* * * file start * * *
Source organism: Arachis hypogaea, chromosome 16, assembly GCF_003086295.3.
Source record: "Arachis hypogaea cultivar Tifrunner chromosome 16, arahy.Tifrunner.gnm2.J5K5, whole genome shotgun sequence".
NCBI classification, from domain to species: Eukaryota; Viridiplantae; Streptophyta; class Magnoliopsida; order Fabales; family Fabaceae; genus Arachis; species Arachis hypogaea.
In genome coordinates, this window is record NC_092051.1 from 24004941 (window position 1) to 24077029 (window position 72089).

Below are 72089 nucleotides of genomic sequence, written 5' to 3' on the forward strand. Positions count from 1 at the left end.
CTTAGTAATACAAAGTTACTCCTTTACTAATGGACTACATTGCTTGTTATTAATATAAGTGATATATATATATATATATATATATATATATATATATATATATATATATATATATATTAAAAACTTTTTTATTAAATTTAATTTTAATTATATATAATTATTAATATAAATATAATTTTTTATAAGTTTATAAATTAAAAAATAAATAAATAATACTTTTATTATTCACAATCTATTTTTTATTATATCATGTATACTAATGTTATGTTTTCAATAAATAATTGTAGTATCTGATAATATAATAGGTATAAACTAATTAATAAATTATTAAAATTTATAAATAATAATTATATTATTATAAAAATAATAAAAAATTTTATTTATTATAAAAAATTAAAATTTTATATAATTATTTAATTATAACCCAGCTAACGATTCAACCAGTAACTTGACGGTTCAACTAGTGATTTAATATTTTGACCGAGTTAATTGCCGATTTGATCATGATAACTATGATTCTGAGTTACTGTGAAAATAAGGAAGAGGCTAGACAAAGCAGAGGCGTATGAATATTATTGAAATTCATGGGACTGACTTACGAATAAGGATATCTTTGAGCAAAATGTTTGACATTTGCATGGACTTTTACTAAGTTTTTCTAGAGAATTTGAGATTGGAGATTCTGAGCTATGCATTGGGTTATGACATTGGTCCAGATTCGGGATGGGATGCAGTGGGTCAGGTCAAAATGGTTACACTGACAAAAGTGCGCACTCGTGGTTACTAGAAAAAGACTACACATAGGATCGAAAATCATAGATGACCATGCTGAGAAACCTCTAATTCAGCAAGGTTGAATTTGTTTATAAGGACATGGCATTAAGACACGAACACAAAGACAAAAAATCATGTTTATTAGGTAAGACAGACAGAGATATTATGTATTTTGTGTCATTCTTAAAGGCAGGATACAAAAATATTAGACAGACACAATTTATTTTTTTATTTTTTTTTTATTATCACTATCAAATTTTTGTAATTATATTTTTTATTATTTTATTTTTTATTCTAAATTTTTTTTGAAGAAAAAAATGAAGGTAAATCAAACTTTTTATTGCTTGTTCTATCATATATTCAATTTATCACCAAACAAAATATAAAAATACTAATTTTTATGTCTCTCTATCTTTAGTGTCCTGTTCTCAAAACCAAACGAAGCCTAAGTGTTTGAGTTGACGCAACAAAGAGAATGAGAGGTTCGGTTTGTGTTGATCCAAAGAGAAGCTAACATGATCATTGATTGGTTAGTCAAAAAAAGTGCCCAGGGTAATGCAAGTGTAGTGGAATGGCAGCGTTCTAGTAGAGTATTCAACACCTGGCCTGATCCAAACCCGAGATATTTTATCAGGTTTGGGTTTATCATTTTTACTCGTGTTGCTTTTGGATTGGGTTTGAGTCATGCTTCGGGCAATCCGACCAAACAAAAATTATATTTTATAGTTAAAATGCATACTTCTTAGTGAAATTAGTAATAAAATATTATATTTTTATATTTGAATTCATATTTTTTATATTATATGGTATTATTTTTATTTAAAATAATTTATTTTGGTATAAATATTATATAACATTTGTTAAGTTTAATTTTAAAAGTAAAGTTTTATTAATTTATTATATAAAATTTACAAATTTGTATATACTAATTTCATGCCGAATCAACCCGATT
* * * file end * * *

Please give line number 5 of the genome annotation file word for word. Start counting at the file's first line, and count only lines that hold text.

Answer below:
Below are 72089 nucleotides of genomic sequence, written 5' to 3' on the forward strand. Positions count from 1 at the left end.